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Pile retaining wall design methods - US/Canada

Pile retaining wall design methods - US/Canada

(OP)
Hi guys,

just out of curiosity, just wondering what everyone in the US and Canada are using for piled wall basement design?

By this i mean bored reinforced concrete piles spaced at generally less than 3D centres e.g. 600 mm diameter piles at 1800 mm centres? and temporary props (raking props/flying shores) and permanent props (basement and ground floor slabs).

Are you using WALLAP, LPILE, hand calcs??


RE: Pile retaining wall design methods - US/Canada

I'm based in Europe, but I design deep excavations (6 or 7 underground storeys, diaphragm walls or concrete piled walls, steel struts and/or ground anchors) always with a combination of three design levels:
- hand calcs to feel the problem and establish the geometry;
- beam model with uncoupled elasto-plastic springs, taking into account the construction sequence (using a VBA program in an Excel spreadsheet) to get a better force envelope in the wall and to check the evolution of anchor forces;
- 2D plane strain FEM analysis of the problem (Plaxis, Phase2 or equivalent software) to properly model seepage, get the final design forces, assess wall and surface displacements, etc. If no sensitive structures exist behind the wall, usually a simple Mohr-Coulomb material model is sufficient.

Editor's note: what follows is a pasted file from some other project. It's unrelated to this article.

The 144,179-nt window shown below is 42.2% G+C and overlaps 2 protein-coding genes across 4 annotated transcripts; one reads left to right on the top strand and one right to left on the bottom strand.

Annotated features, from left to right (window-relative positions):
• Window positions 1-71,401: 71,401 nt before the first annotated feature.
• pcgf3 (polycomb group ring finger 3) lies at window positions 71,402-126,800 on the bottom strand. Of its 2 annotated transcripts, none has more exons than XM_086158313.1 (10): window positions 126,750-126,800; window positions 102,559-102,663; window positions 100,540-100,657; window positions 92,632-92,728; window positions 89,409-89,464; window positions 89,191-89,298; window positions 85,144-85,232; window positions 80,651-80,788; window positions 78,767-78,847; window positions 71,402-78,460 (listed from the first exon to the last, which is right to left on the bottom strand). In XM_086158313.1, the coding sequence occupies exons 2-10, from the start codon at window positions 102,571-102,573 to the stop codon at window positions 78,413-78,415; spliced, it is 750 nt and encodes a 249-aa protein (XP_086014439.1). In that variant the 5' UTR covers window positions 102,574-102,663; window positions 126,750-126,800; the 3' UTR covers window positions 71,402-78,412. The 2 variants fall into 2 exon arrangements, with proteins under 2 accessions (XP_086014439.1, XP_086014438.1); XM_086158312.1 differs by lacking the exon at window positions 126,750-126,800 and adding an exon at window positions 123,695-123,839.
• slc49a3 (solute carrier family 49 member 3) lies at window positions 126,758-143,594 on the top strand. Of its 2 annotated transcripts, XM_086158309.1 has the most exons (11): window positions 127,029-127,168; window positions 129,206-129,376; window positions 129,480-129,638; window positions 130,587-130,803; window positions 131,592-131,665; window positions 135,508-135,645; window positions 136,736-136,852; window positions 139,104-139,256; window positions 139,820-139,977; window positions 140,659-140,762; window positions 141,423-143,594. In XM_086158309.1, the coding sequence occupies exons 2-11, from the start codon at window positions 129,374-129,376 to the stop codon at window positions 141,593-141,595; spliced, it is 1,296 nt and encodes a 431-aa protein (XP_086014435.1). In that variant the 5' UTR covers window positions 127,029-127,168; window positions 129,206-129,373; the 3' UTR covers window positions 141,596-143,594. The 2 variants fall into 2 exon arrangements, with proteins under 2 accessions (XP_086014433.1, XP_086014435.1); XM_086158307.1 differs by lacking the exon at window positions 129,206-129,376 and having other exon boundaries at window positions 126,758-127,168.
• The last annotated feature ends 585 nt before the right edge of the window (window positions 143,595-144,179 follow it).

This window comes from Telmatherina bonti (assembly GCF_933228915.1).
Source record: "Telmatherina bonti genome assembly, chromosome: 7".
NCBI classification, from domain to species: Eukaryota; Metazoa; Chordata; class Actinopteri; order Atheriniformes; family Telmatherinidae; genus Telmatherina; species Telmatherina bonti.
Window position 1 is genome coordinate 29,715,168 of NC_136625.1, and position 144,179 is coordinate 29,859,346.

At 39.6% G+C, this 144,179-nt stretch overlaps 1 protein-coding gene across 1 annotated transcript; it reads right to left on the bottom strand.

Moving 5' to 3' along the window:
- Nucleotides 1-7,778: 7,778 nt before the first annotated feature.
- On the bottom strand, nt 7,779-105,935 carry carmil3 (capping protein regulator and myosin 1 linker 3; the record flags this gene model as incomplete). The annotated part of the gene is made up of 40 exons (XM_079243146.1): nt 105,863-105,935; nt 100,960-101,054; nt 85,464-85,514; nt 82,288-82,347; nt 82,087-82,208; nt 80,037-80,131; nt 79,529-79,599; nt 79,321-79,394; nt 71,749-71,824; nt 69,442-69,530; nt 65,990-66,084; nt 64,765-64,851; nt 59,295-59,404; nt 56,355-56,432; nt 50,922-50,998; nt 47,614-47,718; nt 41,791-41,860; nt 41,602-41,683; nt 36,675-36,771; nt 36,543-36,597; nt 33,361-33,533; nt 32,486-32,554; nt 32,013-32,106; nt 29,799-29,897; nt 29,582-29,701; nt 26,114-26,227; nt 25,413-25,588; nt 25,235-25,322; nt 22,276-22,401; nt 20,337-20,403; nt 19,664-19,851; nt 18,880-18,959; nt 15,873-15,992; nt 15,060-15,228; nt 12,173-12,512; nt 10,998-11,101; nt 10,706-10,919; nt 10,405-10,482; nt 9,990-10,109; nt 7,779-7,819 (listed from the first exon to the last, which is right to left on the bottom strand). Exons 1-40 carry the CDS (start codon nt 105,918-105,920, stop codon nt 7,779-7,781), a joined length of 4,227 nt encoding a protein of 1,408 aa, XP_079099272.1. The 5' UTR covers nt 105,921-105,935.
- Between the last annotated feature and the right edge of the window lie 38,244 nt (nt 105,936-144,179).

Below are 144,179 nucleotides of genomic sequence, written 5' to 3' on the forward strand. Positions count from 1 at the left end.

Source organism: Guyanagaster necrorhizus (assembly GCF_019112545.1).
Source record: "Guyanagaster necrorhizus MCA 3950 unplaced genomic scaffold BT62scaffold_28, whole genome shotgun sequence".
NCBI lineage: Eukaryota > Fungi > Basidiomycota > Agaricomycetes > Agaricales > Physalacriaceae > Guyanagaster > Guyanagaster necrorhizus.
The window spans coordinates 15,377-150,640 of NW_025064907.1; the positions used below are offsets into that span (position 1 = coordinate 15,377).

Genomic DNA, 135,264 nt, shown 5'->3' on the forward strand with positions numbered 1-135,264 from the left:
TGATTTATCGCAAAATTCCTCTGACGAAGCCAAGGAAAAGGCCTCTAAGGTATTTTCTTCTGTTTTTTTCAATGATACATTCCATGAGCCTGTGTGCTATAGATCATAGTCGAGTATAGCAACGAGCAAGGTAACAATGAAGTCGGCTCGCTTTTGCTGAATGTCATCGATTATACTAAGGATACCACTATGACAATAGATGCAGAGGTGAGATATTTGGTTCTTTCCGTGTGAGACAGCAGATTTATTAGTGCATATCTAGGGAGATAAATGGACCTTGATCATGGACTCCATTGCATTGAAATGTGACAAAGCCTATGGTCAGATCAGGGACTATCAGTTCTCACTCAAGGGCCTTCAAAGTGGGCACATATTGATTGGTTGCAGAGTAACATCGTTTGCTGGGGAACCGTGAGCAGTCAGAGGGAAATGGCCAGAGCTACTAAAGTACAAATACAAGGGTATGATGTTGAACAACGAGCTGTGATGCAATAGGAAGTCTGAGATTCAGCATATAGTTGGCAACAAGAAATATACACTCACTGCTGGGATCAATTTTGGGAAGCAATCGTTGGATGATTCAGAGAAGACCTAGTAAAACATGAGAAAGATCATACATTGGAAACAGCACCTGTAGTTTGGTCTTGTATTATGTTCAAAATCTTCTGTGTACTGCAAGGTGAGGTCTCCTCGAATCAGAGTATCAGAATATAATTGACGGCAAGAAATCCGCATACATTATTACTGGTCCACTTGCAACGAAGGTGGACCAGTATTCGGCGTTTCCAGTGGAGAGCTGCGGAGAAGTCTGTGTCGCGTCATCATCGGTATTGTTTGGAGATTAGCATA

I've never used 3D analysis. Yet.

For one or two basement storeys, I usually stop at level 2.

RE: Pile retaining wall design methods - US/Canada

(OP)
thanks Avscorreia - can you clarify what you mean by "beam model with uncoupled elasto-plastic springs, taking into account the construction sequence (using a VBA program in an Excel spreadsheet) to get a better force envelope in the wall and to check the evolution of anchor forces;"?

RE: Pile retaining wall design methods - US/Canada

It's basically an extension of a beam on elastic foundation FEM model. This is pretty much a standard for dedicated embedded wall programs (Deepex, Geo5, Deltares, Frew, etc).

Breaking it down:
- Finite element beam model representing the wall;
- Soil is modelled as elasto-plastic springs. Their behaviour is independent of each other. Maximum force is dependendent on effective stress and direction of movement (active or passive);
- Anchors or struts modelled as elasto-plastic springs;
- Construction sequence is modelled by different load steps/increments and spring activation/deactivation.

For a detailed explanation, take a look at the manuals of the softwares I mentioned or at "Computational Geomechanics", Verrujt, 1995 or "Deep Excavation, Theory and Practice", Chang-Yu Ou, 2006.

RE: Pile retaining wall design methods - US/Canada

(OP)
ok thanks. It sounds very much like WALLAP which is what i am used to using.In WALLAP, the basement floor slab props and temp props (raking/anchors, etc.) are modelled as springs. you put in your free length, youngs modulus, pre-stress, angle, cross sectional area, etc. and it calculates an equivalent spring

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